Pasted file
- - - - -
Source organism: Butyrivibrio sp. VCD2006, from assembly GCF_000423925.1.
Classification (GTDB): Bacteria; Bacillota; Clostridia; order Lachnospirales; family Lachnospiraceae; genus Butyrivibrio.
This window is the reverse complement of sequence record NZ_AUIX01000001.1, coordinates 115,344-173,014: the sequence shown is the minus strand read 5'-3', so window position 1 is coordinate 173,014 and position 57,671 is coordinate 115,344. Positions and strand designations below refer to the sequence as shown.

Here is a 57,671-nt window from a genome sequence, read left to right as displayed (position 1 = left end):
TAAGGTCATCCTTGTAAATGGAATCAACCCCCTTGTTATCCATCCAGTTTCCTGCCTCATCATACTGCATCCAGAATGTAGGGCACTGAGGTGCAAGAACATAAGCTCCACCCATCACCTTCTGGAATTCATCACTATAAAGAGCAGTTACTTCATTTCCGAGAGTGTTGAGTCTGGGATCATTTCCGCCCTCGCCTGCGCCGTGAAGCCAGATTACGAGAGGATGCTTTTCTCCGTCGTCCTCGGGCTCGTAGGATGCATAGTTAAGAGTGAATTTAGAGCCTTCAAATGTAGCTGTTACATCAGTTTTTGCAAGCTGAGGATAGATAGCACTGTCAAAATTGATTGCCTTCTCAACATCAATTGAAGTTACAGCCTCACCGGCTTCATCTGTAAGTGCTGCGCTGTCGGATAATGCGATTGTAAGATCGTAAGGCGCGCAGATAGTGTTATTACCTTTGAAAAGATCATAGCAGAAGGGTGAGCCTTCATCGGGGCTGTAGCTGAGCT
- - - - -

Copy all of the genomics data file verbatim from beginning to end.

Source organism: Butyrivibrio sp. VCD2006, from assembly GCF_000423925.1.
Classification (GTDB): Bacteria; Bacillota; Clostridia; order Lachnospirales; family Lachnospiraceae; genus Butyrivibrio.
This window is the reverse complement of sequence record NZ_AUIX01000001.1, coordinates 115,344-173,014: the sequence shown is the minus strand read 5'-3', so window position 1 is coordinate 173,014 and position 57,671 is coordinate 115,344. Positions and strand designations below refer to the sequence as shown.

Here is a 57,671-nt window from a genome sequence, read left to right as displayed (position 1 = left end):
TAAGGTCATCCTTGTAAATGGAATCAACCCCCTTGTTATCCATCCAGTTTCCTGCCTCATCATACTGCATCCAGAATGTAGGGCACTGAGGTGCAAGAACATAAGCTCCACCCATCACCTTCTGGAATTCATCACTATAAAGAGCAGTTACTTCATTTCCGAGAGTGTTGAGTCTGGGATCATTTCCGCCCTCGCCTGCGCCGTGAAGCCAGATTACGAGAGGATGCTTTTCTCCGTCGTCCTCGGGCTCGTAGGATGCATAGTTAAGAGTGAATTTAGAGCCTTCAAATGTAGCTGTTACATCAGTTTTTGCAAGCTGAGGATAGATAGCACTGTCAAAATTGATTGCCTTCTCAACATCAATTGAAGTTACAGCCTCACCGGCTTCATCTGTAAGTGCTGCGCTGTCGGATAATGCGATTGTAAGATCGTAAGGCGCGCAGATAGTGTTATTACCTTTGAAAAGATCATAGCAGAAGGGTGAGCCTTCATCGGGGCTGTAGCTGAGCT